It's not easy finding the right footwear for a certain purpose.
All our footwear have one thing in common: they have waterproof GORE-TEX membranes and vibram-soles of the highest quality. Yet there are many different shaft heights and qualities which separate one model from another. But we're here to help!
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ALFA makes footwear in four different shaft heights: low, middle, high cut, and hunting boots with an even higher shaft. Many people want a boot that can be used for all types of trail and terrain, but if you are an enthusiastic hiker our recommendation is that your should have at least two different pairs. Continue reading for our guide to different shaft heights and their ideal use. At the bottom you can also find our quick summary.
Low hiking shoes
A low-cut hiking shoe has no ankle support, and we recommend using them on trails where the surface is mostly smooth. Shoes without ankle support demand a greater degree of ankle stability and strength, especially if you find yourself on a challenging section of trail.
Terrain and packing
They work best for walks without a backpack, or with a lightweight one. For walks on smooth trails and in areas where the ground is relatively clear of vegetation, these shoes are excellent.
Low-cut shoes are often less water-resistant, for example from heather or long grass. This is because water can enter over the collar and run down into the shoes, despite the shoes having a GORE-TEX membrane to protect your foot from shallow puddles and wet conditions.
Mid-height hiking shoes
Moderate ankle support will help on tricky sections of trails, but be careful as the trail gets more demanding. A mid-cut shoe supports the ankle but will still have to be carefull when used with a heavier rucksack and in steep terrain.
Terrain and packing
These work well with a light back-pack and on day trips with regular trail surface.
Water won’t seep in through the boot itself due to the GORE-TEX membrane, but as per low-cut shoes, will over time creep in over the collar. But with a mid-height shoe it will take longer and you can use shell pants to block any water from coming in.
Most of ALFA’s high-cut hiking boots are created for typically Norwegian mountain terrain, where most will travel long distances over the mountains. This means the boots are comfortable for long hikes, and gives extra ankle support.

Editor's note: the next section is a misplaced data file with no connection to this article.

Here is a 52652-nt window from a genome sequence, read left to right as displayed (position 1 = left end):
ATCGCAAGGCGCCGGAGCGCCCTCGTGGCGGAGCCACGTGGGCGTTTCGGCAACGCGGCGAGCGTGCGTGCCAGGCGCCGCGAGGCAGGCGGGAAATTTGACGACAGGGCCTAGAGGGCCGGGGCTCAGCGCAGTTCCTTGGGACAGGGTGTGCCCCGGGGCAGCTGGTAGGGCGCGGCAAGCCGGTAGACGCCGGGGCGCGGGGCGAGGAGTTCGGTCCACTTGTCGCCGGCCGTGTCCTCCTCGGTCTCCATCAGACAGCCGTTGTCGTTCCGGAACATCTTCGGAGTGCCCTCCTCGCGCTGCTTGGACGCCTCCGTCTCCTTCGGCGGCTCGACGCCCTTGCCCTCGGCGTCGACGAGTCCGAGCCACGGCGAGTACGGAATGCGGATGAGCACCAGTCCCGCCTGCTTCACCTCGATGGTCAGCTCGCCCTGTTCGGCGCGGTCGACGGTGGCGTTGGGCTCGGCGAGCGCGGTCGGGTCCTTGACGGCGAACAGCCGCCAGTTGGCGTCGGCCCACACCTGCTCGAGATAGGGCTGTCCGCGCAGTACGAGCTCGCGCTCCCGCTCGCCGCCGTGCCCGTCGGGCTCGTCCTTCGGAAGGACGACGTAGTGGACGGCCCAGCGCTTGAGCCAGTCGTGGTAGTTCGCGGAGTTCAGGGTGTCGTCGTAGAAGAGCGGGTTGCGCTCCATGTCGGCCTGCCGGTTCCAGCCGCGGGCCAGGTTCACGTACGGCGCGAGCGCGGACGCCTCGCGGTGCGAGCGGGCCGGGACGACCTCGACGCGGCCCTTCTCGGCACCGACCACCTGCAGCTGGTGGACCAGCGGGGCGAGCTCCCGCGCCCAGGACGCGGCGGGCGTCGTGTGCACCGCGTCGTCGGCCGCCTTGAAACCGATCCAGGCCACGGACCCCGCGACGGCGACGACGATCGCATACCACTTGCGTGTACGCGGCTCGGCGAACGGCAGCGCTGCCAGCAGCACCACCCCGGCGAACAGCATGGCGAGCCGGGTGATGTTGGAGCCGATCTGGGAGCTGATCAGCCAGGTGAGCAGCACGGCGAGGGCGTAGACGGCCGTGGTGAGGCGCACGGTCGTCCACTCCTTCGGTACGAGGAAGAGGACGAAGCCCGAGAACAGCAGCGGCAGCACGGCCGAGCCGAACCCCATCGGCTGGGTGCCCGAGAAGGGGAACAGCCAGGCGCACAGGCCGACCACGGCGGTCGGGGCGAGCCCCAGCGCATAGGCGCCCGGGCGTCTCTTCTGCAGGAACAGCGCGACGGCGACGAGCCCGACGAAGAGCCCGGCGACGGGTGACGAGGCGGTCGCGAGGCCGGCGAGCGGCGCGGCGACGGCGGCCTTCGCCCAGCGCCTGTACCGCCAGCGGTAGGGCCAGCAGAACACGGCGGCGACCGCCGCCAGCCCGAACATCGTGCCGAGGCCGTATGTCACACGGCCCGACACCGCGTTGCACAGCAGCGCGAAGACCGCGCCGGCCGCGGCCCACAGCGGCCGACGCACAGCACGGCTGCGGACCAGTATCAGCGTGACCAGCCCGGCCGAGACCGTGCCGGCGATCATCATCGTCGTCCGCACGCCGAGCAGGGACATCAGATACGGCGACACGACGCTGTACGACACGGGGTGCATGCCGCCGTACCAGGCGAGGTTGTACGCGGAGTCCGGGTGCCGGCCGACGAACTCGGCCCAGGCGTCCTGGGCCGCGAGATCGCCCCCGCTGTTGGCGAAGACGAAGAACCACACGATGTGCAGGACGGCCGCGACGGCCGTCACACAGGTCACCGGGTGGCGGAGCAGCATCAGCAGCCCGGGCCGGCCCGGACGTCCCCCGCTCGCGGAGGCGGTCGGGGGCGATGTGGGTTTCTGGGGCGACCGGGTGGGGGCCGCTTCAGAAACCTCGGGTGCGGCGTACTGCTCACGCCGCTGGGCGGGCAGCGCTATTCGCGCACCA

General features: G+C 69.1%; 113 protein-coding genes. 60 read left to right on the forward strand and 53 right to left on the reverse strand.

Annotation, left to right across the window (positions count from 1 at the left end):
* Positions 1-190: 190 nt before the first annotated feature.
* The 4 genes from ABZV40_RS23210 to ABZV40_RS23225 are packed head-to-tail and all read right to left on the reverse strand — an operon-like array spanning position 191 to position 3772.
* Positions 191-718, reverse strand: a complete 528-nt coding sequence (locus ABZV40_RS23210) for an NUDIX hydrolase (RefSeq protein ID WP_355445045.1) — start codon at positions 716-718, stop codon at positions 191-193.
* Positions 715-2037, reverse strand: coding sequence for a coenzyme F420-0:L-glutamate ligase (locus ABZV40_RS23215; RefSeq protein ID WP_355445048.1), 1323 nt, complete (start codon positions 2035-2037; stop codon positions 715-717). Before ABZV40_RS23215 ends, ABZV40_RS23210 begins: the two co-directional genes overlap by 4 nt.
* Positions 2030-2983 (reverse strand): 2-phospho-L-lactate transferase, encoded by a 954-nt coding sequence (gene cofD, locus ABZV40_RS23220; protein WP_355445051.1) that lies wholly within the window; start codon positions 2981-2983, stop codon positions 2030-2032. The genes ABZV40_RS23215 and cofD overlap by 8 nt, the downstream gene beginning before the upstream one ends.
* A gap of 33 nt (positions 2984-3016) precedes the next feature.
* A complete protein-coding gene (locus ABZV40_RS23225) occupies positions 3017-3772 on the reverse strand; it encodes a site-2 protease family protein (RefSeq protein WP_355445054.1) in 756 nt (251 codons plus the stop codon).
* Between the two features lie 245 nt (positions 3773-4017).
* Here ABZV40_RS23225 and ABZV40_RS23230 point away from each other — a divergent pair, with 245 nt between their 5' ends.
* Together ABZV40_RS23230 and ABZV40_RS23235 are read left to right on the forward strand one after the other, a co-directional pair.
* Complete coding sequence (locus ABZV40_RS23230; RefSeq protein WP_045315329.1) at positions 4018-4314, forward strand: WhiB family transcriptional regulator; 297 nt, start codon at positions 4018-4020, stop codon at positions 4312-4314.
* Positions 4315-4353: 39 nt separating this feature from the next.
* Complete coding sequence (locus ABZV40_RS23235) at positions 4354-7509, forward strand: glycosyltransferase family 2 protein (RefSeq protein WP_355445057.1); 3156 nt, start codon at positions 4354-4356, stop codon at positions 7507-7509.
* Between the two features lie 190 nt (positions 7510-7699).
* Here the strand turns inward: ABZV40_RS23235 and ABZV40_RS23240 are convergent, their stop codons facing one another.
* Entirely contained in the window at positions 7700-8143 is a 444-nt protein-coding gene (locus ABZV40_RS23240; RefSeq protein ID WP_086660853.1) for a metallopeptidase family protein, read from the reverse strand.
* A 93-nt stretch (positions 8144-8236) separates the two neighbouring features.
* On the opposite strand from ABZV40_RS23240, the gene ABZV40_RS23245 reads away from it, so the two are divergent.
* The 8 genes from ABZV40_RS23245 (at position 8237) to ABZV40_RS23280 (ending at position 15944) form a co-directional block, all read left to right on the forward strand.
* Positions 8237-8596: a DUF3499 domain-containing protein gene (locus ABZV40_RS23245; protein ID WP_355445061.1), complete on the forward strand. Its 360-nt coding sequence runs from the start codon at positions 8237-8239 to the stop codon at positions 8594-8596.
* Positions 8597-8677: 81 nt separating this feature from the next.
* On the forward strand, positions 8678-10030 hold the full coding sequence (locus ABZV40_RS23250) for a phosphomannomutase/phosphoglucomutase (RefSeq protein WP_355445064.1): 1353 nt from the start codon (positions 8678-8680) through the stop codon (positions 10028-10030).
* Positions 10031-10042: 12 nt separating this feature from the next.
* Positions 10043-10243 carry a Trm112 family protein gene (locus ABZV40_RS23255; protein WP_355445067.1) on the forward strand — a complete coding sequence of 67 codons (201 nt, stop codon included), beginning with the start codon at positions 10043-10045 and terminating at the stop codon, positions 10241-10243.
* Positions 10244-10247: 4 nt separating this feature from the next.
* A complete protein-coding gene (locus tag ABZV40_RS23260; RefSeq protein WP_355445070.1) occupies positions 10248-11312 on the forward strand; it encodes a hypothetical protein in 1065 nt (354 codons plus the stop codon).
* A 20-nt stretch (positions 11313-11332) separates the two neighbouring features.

Terrain and packing
With a high shaft, you get more protection than a low- or mid-cut hiking shoe. These shoes function well with heavier backpacks and on steep gradients where the ankle deals with additional loads. Some models are extra stiff so they can be used in even tougher terrain. However, these have less flexibility and are therefore not practical for normal long hikes, but are best suited for summiting peaks.
The high-cut boots are most resistant to water seepage over the collar from long grass and heather. They are therefore most appropriate for wet and marshy terrain.
Extra high boots/hunting boots
Hunting boots are our highest-cut boot. They provide very good ankle protection, as well as being very resistant to water seeping over the collar. If you hike in marshy and wet terrain, with a heavy rucksack or in very technical terrain, hunting boots will suit you well.
Be aware of what you body demands from the boots. People with low bodyweight can experience our stiffest boots are too stable and inflexible (e.g. Bever Pro Advance). This can become uncomfortable on longer hikes, especially without a heavy rucksack.
So how do you choose the right shoes?
To find the right shoe or boot we recommend you ask yourself a few questions, in order to find the model
that is best for its intended use.
- Where will I use the walking shoe?
- What is the terrain/walking surface there?
- Is the area often wet or marshy?
- Will I go on long or short hikes?
-Will I have a heavy backpack or walk without one?
- How much ankle support do I need/want?
- Does the shoe fit my foot well?
The summary above isn’t definitive but rather an overview of shaft heights and their different properties and ideal usage. By crossing off the answers that are most appropriate to you, you’ll find the shaft height best suited to your needs. It is rare for all your answers to relate to one shaft height, instead you’ll usually get a variety of answers.
For example, if you walk most in smooth terrain (low-cut), with some dampness (mid-cut) but with a backpack (high-cut), then we would recommend the high-cut boot so as to not risk ankle injuries by carrying a backpack with too little ankle support.
If you hike in different kinds of terrain and don’t want more than one pair of boots, we recommend you keep in mind the type of trip you take most frequently during the decision-making process. You may need to make compromises if you want a boot for every kind of use, so choose which criteria are most important to you.